When I was taught six sigma, the first time, we focused on the use of the sigma level for the satellite level quality metric. It worked well, but it is difficult to understand what it means with respect to final quality. As a relative metric, one that can show the direction that quality is going, it works fine.
Why use it at all? This metric was introduced as a measure of your process quality, not the product quality. It was based on the rate that defects were being produced. What is called the DPMO (defects per million opportunities) Now this is the count of defects, which a single unit may have more than one, per opportunity. An opportunity was defined as any action or item that can experience or cause a defect. This is the most gamed part of six sigma, the opportunity count.
In an assembled circuit board, the opportunity count could be the sum of the components plus the number of connections on all the components plus the number of solder joints, plus the number of circuits in the board. The opportunity count should be higher on more complex items and smaller for simple products. It accounted for the complexity. We would measure the quality of a product divide it by the number of opportunities to create a defect and the result would be DPMO, or the process quality.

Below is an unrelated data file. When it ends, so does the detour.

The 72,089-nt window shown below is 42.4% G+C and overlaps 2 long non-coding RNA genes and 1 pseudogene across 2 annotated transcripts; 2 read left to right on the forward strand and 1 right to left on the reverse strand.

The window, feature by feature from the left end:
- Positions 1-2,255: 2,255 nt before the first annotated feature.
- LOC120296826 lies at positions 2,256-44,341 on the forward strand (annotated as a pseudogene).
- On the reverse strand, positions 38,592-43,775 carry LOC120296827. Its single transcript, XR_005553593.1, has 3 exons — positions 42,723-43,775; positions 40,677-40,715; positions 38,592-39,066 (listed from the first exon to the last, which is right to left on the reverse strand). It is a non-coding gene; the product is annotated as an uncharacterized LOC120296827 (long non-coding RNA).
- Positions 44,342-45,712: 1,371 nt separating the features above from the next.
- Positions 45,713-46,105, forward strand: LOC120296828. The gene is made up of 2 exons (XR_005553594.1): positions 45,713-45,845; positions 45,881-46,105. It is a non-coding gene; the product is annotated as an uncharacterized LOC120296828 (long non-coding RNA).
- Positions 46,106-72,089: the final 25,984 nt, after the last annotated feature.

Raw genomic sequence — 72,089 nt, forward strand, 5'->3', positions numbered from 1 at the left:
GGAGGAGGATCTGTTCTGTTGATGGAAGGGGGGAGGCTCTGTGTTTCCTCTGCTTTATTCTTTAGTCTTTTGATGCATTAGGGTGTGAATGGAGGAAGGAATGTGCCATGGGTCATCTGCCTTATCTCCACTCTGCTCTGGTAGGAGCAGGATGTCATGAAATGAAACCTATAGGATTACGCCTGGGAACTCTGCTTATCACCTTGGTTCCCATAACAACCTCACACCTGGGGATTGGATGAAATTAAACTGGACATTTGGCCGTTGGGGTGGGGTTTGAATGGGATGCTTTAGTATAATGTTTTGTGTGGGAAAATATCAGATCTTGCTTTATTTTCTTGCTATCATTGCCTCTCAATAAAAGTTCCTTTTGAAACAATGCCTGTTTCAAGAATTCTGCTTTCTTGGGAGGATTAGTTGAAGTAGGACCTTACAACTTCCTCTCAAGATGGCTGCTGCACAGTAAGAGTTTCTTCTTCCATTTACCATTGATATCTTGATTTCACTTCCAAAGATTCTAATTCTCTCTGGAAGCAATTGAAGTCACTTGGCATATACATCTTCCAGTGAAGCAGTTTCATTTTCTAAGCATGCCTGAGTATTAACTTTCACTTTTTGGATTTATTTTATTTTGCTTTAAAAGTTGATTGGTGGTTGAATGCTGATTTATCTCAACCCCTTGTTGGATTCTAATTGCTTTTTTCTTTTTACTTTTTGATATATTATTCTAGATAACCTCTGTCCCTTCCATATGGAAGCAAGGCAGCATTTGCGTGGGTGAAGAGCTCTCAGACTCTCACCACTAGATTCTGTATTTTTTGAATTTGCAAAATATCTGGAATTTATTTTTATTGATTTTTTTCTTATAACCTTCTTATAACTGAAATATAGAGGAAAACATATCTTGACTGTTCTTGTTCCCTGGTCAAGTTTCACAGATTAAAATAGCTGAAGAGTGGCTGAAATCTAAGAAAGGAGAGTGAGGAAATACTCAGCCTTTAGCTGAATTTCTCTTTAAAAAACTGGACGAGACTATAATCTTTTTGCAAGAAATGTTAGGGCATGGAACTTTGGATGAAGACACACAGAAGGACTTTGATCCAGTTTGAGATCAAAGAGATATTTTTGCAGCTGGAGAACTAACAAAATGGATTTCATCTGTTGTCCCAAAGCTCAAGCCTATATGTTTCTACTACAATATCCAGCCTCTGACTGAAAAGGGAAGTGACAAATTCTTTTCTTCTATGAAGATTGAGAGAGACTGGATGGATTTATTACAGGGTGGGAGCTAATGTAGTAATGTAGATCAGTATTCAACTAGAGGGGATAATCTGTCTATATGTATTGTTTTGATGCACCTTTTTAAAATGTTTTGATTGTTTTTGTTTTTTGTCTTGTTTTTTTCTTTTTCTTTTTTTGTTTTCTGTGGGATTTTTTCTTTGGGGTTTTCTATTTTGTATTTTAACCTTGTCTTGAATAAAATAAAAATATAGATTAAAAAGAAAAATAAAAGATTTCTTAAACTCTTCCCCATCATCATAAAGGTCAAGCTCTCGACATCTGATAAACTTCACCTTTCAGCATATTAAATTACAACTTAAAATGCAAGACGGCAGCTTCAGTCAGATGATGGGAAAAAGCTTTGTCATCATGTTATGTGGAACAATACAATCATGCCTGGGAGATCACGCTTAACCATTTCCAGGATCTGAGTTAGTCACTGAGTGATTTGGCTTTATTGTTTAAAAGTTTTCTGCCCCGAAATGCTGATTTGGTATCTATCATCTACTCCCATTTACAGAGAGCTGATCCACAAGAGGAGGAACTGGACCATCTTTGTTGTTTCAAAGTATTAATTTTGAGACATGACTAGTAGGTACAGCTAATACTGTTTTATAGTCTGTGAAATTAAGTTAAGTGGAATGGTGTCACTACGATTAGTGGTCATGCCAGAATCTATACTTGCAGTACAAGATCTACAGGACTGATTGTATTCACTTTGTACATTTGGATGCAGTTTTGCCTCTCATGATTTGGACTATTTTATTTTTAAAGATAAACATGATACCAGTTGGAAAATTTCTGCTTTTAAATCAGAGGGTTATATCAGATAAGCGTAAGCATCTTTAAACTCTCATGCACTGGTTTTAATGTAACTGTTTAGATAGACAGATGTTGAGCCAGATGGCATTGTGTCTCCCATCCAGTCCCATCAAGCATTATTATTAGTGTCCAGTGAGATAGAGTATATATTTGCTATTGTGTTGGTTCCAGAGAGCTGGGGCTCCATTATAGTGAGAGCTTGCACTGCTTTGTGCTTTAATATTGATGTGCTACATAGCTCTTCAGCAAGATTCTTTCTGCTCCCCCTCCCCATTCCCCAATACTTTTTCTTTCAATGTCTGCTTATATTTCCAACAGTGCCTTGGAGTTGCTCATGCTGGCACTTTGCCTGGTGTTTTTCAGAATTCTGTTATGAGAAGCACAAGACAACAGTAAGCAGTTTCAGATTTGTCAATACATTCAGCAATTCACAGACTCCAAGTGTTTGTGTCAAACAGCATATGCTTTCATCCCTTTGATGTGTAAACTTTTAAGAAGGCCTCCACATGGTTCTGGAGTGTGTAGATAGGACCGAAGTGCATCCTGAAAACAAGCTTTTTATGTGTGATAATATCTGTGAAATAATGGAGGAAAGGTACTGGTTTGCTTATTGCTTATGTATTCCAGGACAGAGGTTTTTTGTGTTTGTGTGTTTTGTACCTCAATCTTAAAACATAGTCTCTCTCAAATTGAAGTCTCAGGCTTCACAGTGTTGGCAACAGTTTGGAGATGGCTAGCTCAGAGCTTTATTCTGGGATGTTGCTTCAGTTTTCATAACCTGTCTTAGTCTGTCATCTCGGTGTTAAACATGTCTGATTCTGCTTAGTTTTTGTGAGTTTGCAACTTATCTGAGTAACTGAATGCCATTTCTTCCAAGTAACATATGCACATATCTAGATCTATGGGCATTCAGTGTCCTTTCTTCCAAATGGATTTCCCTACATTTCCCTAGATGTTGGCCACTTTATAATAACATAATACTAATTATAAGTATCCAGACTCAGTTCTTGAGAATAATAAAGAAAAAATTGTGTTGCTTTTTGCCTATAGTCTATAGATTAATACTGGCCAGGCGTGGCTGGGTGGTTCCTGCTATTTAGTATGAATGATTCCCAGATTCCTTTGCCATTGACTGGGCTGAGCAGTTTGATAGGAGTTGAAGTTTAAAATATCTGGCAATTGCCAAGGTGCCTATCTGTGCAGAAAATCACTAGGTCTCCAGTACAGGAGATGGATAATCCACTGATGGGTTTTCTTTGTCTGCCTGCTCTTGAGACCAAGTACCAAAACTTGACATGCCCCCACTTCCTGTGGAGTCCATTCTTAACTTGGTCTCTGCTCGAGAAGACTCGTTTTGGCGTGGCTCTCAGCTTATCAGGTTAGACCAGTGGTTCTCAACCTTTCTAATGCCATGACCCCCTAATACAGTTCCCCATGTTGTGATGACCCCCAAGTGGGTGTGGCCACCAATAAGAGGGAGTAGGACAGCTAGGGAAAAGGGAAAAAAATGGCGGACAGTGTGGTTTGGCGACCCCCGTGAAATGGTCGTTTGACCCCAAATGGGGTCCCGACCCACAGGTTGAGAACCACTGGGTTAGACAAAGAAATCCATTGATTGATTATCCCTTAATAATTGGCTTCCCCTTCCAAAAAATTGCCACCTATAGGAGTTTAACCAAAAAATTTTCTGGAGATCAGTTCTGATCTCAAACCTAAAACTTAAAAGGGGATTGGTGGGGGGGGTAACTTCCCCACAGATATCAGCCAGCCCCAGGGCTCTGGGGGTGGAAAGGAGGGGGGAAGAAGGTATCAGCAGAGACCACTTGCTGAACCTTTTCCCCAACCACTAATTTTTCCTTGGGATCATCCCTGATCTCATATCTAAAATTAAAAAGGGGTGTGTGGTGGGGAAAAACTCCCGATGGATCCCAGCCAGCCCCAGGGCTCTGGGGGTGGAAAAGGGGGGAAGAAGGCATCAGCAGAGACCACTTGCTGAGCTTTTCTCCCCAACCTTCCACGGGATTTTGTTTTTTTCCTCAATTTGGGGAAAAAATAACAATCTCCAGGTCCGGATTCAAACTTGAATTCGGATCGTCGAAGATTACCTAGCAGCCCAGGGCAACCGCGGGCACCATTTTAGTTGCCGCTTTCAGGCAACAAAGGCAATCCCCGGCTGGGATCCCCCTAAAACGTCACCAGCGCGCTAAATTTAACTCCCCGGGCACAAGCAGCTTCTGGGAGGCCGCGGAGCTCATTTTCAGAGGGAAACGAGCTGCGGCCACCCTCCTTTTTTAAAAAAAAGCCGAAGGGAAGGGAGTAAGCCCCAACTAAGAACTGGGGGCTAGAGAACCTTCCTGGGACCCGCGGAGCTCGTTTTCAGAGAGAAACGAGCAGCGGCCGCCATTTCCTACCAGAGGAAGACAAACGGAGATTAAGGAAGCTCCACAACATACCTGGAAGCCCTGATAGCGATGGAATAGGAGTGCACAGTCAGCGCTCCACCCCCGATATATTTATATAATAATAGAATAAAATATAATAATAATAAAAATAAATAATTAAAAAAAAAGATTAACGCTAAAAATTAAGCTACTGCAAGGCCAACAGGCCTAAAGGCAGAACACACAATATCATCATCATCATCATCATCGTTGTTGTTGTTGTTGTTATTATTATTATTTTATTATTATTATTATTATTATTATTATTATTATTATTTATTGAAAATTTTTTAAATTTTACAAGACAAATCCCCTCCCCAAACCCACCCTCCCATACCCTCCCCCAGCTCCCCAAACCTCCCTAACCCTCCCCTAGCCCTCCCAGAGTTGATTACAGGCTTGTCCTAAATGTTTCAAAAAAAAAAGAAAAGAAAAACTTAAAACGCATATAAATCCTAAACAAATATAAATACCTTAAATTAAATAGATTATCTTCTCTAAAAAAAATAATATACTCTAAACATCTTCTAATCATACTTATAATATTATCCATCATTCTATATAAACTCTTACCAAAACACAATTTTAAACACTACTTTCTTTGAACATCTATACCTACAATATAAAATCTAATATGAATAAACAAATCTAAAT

We would estimate the DPMO for all of the primary products, then combine them to estimate the total DPMO for the facility over a period of time, such as weekly. We would use the product DPMO’s to estimate the sigma level of the product, we would then use the facility total DPMO to estimate the facility sigma level. The corporation would then roll up all the site DPMO and calculate a corporate sigma level.
Recognize that this is all about attribute counting divided by opportunity counting that is converted to a sigma quality level. No assumptions of normality or any continuous data was used to calculate the DPMO or the sigma level. Now the sigma level was interpreted as a normally distributed analog for quality.
Since no one actually counts the full defect count, most places used the poisson distribution yield rate to count the defects. You should truly used rolled through put yield (RTY) not normal yield, since it is the count of defect free parts. Using the poisson distribution equation for zero defects, the yield rate = exp(-lambda) where lambda is the average defects per item.
Positives; the sigma level provided a product free measure of process quality.
Negative: you could change opportunity counts to make yourself look better.
The next blog will be the 1.5 sigma shift issue.